MEMs

Full-Color 3D Printing, Poised to Change the Game for Businesses Everywhere

While full-color 3D printing has been around for many years, it is now gaining meaningful traction. In part this is because next-generation technologies are entering the market, offering capabilities that improve quality and performance, while at the same time helping to reduce cost. Soon affordable, high-quality color 3D printing will benefit organizations in many different industries by allowing them to innovate more quickly, improve the performance of their current products, and generate new revenue while simultaneously decreasing their manufacturing and supply chain costs.

Posted in: White Papers, White Papers, White Papers, Manufacturing & Prototyping, Mechanical Components, Bio-Medical, Medical
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Smart Materials Boost Jet Engine Efficiency and Reduce Noise

A group of new smart materials has the potential to significantly improve the efficiency of jet engines, cutting the cost of flying. The materials, which could also reduce airplane noise over residential areas, have additional applications in a variety of other industries.

The operating temperatures of high-temperature shape memory alloys (HTSMAs) were increased by applying principles from another new class of materials: high-entropy alloys.

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Posted in: INSIDER, News, Defense, Composites, Materials
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NASA Tests Next-Generation Composite Wing

Two series of structural tests on a uniquely designed, high-aspect-ratio, lightweight experimental test article could demonstrate a new method of wing design and fabrication. The Passive Aeroelastic Tailored (PAT) wing – a tow steered composite wing – is the most highly instrumented wing NASA has ever tested.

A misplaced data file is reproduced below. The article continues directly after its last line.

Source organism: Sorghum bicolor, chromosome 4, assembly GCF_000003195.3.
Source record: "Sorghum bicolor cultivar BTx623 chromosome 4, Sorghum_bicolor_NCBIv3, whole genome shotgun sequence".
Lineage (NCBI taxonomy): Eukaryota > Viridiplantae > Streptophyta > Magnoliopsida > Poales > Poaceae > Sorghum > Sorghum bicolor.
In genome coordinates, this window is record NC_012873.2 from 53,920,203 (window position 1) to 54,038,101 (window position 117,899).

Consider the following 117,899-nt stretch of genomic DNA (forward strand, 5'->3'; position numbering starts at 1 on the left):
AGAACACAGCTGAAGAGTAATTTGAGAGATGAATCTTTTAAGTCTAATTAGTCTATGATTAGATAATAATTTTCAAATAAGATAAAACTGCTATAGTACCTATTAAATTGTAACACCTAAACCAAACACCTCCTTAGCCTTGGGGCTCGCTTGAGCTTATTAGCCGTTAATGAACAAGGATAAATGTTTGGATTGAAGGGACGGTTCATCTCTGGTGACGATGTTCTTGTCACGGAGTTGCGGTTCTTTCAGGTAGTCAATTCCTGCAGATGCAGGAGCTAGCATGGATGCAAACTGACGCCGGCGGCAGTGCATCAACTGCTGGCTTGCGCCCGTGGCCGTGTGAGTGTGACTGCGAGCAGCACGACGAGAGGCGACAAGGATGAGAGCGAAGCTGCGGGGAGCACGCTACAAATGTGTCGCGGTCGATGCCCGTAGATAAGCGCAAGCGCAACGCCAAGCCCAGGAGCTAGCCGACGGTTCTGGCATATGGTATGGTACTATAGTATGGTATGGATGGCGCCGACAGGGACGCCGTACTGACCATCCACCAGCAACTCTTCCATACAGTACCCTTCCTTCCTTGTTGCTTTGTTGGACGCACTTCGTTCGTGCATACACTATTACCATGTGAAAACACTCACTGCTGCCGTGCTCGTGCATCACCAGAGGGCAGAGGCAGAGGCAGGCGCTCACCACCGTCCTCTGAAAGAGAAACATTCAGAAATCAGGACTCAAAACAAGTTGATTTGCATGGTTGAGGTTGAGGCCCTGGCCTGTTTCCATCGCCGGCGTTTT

The next step after completing the tests is to compare the actual results to those that were predicted and use that information to create a full-scale wing design for a commercial aircraft.

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Posted in: News, Aerospace, Aviation, Defense
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Blast Tube Tests Simulate Shock Waves Nuclear Weapons Could Face

You can learn a lot from a blast tube when you couple blast experiments with computer modeling. Sandia National Laboratories researchers are using a blast tube configurable to 120 feet to demonstrate how well nuclear weapons could survive the shock wave of a blast from an enemy weapon and to help validate the modeling.

Sandia recently completed a two-year series of blast tube tests for one nuclear weapon program and started tests for another. Each series requires instrumentation, explosives, high-speed cameras and computer modeling. Tests simulate part of the environment a weapon re-entering the Earth’s atmosphere would face if another nuclear weapon went off nearby, said test director Nathan Glenn.

Posted in: News, Data Acquisition, Defense, Research Lab, Data Acquisition, Sensors, Test & Measurement
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Unique Chamber Gives Air Force Real-World Corrosion Test Capabilities

Aircraft corrosion is a multi-faceted issue that requires more than a simple, one-dimensional approach. To enable Air Force Research Laboratory (AFRL) personnel to arrive at a complete picture and find out how to best protect valuable military assets, a unique solution was required.

Enter the Accelerated Combined-Effects Simulation test apparatus (ACES). This test chamber, custom-designed under the direction of AFRL through a Small Business Innovative Research effort, allows AFRL researchers to recreate the broad range of simultaneous environmental conditions under which military assets operate, including UV radiation, temperature, humidity, and various gaseous environments. Dynamic fixtures allow for test specimens to be pulled and flexed to further simulate the structural stresses aircraft experience during flight conditions.

Posted in: News, Data Acquisition, Defense, Ceramics, Coatings & Adhesives, Composites, Materials, Metals, Plastics, Research Lab, Data Acquisition, Sensors, Instrumentation, Monitoring, Test & Measurement